"Only the dead see the end of the war"
Throughout the movie we experience the every day lives of war victims, Seita and Setsuko, and their challenge to survive after losing their mom and home to an American bombardment. On a surface level the movie is a heartbreaking tale of civilians suffering because of the cruelty of man kind. However, through further inspection the movie reveals itself to be a detailed inspection of humanity's tendency to wage war on itself.
Story and Characters
This movie is strictly emotional. it focuses just slightly on the events that shape the world the movie takes place in. Instead it expects the viewer to have some kind of reaction to the events and characters. This is the result of clever screenwriting. The reason the tear-jerking ending and cheerful scenes work so well is because the viewer is dragged into this situation and experiences the effects of war first hand.
The merging of daily life and misfortune, as portrayed in the beach scene were Setsuko finds a dead body after going swimming, is what makes this movie one of the most realistic war dramas. It is not an action-packed movie that focuses on building tension like Dunkirk. Not that there is any problem with taking your movie in that direction, but sometimes it can give a false account of how war really is. At no point is war idolized nor glorified. This adds to the emotional impact of the movie as the viewer can easily imagine himself in a similar situation.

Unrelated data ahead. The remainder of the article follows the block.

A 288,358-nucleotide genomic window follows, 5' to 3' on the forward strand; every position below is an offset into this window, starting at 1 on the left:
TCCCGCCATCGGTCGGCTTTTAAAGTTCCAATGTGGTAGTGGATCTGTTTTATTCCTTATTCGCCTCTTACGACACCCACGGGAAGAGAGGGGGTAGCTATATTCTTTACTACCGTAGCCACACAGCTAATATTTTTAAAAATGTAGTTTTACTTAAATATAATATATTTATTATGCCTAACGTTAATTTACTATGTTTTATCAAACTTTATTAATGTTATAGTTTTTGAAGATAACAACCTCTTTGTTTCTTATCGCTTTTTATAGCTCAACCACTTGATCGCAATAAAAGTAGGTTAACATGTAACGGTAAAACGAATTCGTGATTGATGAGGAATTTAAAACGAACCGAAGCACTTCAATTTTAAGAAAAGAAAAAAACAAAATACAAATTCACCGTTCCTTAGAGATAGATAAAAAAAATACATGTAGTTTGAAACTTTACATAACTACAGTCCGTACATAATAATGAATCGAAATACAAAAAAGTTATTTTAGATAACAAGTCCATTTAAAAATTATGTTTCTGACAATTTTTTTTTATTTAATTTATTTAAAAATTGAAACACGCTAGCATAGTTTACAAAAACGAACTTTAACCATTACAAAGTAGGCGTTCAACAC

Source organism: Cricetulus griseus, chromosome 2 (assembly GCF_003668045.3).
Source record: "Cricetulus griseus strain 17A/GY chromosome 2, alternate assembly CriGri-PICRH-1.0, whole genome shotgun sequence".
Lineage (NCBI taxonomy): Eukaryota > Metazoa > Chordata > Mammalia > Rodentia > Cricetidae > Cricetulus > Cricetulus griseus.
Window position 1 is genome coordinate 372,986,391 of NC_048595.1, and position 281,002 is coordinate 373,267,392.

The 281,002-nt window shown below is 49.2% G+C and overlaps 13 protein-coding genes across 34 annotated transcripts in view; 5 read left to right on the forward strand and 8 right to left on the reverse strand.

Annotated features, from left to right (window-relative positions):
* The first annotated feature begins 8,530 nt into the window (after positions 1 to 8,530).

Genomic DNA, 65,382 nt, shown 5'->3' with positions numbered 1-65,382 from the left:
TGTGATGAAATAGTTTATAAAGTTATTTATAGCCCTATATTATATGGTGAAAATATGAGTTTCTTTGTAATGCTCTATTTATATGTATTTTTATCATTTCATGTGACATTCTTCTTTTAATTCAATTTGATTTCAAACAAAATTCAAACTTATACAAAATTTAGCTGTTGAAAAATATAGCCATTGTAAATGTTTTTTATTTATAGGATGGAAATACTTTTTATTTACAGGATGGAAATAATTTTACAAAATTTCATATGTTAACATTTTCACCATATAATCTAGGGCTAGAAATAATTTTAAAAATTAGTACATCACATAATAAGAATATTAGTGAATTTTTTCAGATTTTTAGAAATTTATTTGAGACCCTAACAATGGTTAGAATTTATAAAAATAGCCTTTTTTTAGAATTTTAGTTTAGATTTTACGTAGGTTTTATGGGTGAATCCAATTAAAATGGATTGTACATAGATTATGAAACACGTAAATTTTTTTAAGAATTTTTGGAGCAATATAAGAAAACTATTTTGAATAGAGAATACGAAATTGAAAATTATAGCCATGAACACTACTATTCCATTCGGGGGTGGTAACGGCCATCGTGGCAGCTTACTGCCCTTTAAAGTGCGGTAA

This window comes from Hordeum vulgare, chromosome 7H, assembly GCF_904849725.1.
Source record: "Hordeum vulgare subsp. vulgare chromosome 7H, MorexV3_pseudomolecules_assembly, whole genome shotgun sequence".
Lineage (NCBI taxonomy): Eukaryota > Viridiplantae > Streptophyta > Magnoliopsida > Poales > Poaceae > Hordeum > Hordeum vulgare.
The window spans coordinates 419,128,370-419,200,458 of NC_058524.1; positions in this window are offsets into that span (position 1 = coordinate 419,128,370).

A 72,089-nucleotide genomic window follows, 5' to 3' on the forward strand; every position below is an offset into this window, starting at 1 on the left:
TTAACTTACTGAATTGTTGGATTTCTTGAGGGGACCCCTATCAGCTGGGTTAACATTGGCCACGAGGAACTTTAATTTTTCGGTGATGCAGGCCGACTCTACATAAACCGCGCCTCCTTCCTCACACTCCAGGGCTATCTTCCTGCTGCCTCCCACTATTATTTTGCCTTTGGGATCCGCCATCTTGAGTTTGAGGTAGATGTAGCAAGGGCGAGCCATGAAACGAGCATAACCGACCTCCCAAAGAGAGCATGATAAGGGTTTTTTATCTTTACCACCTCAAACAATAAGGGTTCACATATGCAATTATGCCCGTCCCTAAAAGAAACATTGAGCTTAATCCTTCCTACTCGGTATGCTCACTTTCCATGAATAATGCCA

The first act does a good job of creating a bond between the two children and the viewer. We never know who they were before the war, but it doesn't really matter. Their home and mother are taken away from them mercilessly during the very beginning of the movie. Because the viewer sees the main protagonists in their most vulnerable state, and the fact that they are children, the empathy the viewer feels for them is increased. Without this foundation the rest of the movie would fall apart, this sort of exposition is needed so the viewer can have some form of emotional response to the succeeding events.
This lack of character development is often criticized. Although many characters in the movie are superficial and one dimensional, this doesn't decrease the quality of the writing. The fact that the movie doesn't focus on characterization as much as other war dramas helps it differentiate itself from the rest. Other movies like Full Metal Jacket and Saving Private Ryan have an approach similar to that of a character study. In The Grave of the Fireflies the writers focus on tackling broader concepts and emotions such as pride, grief, conflict, selfishness, and even the ethics of war. And it does this expertly through well thought character actions, even if these characters have little to no personality of their own. Even with very simple characters a metacontextual level of storytelling can be experienced in The Grave of the Fireflies.